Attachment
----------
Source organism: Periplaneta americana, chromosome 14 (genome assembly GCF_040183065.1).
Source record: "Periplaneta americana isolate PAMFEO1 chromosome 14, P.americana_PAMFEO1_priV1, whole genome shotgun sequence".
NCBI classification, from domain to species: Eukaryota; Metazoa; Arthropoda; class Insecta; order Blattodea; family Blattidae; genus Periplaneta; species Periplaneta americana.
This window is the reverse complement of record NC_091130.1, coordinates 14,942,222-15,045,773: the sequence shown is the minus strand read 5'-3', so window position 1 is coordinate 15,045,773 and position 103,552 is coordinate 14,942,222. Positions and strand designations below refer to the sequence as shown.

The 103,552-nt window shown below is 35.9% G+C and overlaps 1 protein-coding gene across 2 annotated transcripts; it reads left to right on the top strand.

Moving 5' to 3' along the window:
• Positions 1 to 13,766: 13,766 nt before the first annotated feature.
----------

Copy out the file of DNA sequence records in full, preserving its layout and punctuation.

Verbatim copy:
Source organism: Periplaneta americana, chromosome 14 (genome assembly GCF_040183065.1).
Source record: "Periplaneta americana isolate PAMFEO1 chromosome 14, P.americana_PAMFEO1_priV1, whole genome shotgun sequence".
NCBI classification, from domain to species: Eukaryota; Metazoa; Arthropoda; class Insecta; order Blattodea; family Blattidae; genus Periplaneta; species Periplaneta americana.
This window is the reverse complement of record NC_091130.1, coordinates 14,942,222-15,045,773: the sequence shown is the minus strand read 5'-3', so window position 1 is coordinate 15,045,773 and position 103,552 is coordinate 14,942,222. Positions and strand designations below refer to the sequence as shown.

The 103,552-nt window shown below is 35.9% G+C and overlaps 1 protein-coding gene across 2 annotated transcripts; it reads left to right on the top strand.

Moving 5' to 3' along the window:
• Positions 1 to 13,766: 13,766 nt before the first annotated feature.